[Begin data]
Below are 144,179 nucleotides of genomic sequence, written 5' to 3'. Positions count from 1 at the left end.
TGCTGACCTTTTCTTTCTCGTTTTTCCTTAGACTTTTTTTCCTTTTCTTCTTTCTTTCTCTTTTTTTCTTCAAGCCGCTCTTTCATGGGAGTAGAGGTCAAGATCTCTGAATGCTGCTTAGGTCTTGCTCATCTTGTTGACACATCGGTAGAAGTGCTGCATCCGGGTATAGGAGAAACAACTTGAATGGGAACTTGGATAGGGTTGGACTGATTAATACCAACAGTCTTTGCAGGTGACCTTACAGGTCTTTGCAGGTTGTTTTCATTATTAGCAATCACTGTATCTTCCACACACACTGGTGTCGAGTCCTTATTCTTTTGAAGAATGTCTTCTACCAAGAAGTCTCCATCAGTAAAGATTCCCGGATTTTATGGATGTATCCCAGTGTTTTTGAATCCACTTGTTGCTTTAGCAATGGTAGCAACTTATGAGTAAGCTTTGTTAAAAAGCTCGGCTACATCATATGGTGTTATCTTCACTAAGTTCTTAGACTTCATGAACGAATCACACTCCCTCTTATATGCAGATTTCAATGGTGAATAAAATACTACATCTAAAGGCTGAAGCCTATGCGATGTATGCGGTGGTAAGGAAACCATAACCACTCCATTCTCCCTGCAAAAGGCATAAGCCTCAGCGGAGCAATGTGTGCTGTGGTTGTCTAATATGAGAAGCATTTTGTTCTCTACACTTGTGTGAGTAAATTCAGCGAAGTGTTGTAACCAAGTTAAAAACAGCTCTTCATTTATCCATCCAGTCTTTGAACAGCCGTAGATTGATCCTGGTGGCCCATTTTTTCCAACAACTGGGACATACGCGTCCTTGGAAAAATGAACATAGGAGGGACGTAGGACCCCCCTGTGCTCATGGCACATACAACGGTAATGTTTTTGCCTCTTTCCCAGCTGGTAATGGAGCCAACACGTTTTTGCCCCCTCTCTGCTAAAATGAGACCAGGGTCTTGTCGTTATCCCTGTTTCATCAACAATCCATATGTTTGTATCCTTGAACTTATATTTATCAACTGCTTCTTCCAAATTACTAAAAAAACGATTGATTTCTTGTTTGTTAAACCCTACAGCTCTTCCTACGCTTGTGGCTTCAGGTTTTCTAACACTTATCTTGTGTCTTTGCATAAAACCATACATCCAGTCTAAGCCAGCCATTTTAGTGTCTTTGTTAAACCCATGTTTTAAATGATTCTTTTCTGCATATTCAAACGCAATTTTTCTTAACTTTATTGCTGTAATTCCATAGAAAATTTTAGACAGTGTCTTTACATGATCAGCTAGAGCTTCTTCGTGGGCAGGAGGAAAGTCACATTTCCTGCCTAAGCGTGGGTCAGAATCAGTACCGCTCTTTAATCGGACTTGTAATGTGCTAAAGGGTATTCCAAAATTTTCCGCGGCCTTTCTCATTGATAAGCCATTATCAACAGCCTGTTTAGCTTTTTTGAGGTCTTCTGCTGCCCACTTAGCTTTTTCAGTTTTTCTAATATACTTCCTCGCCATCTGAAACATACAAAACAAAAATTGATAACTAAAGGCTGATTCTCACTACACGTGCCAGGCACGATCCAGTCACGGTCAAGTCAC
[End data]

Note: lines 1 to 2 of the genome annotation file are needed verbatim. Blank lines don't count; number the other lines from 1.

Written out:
Below are 144,179 nucleotides of genomic sequence, written 5' to 3'. Positions count from 1 at the left end.
TGCTGACCTTTTCTTTCTCGTTTTTCCTTAGACTTTTTTTCCTTTTCTTCTTTCTTTCTCTTTTTTTCTTCAAGCCGCTCTTTCATGGGAGTAGAGGTCAAGATCTCTGAATGCTGCTTAGGTCTTGCTCATCTTGTTGACACATCGGTAGAAGTGCTGCATCCGGGTATAGGAGAAACAACTTGAATGGGAACTTGGATAGGGTTGGACTGATTAATACCAACAGTCTTTGCAGGTGACCTTACAGGTCTTTGCAGGTTGTTTTCATTATTAGCAATCACTGTATCTTCCACACACACTGGTGTCGAGTCCTTATTCTTTTGAAGAATGTCTTCTACCAAGAAGTCTCCATCAGTAAAGATTCCCGGATTTTATGGATGTATCCCAGTGTTTTTGAATCCACTTGTTGCTTTAGCAATGGTAGCAACTTATGAGTAAGCTTTGTTAAAAAGCTCGGCTACATCATATGGTGTTATCTTCACTAAGTTCTTAGACTTCATGAACGAATCACACTCCCTCTTATATGCAGATTTCAATGGTGAATAAAATACTACATCTAAAGGCTGAAGCCTATGCGATGTATGCGGTGGTAAGGAAACCATAACCACTCCATTCTCCCTGCAAAAGGCATAAGCCTCAGCGGAGCAATGTGTGCTGTGGTTGTCTAATATGAGAAGCATTTTGTTCTCTACACTTGTGTGAGTAAATTCAGCGAAGTGTTGTAACCAAGTTAAAAACAGCTCTTCATTTATCCATCCAGTCTTTGAACAGCCGTAGATTGATCCTGGTGGCCCATTTTTTCCAACAACTGGGACATACGCGTCCTTGGAAAAATGAACATAGGAGGGACGTAGGACCCCCCTGTGCTCATGGCACATACAACGGTAATGTTTTTGCCTCTTTCCCAGCTGGTAATGGAGCCAACACGTTTTTGCCCCCTCTCTGCTAAAATGAGACCAGGGTCTTGTCGTTATCCCTGTTTCATCAACAATCCATATGTTTGTATCCTTGAACTTATATTTATCAACTGCTTCTTCCAAATTACTAAAAAAACGATTGATTTCTTGTTTGTTAAACCCTACAGCTCTTCCTACGCTTGTGGCTTCAGGTTTTCTAACACTTATCTTGTGTCTTTGCATAAAACCATACATCCAGTCTAAGCCAGCCATTTTAGTGTCTTTGTTAAACCCATGTTTTAAATGATTCTTTTCTGCATATTCAAACGCAATTTTTCTTAACTTTATTGCTGTAATTCCATAGAAAATTTTAGACAGTGTCTTTACATGATCAGCTAGAGCTTCTTCGTGGGCAGGAGGAAAGTCACATTTCCTGCCTAAGCGTGGGTCAGAATCAGTACCGCTCTTTAATCGGACTTGTAATGTGCTAAAGGGTATTCCAAAATTTTCCGCGGCCTTTCTCATTGATAAGCCATTATCAACAGCCTGTTTAGCTTTTTTGAGGTCTTCTGCTGCCCACTTAGCTTTTTCAGTTTTTCTAATATACTTCCTCGCCATCTGAAACATACAAAACAAAAATTGATAACTAAAGGCTGATTCTCACTACACGTGCCAGGCACGATCCAGTCACGGTCAAGTCAC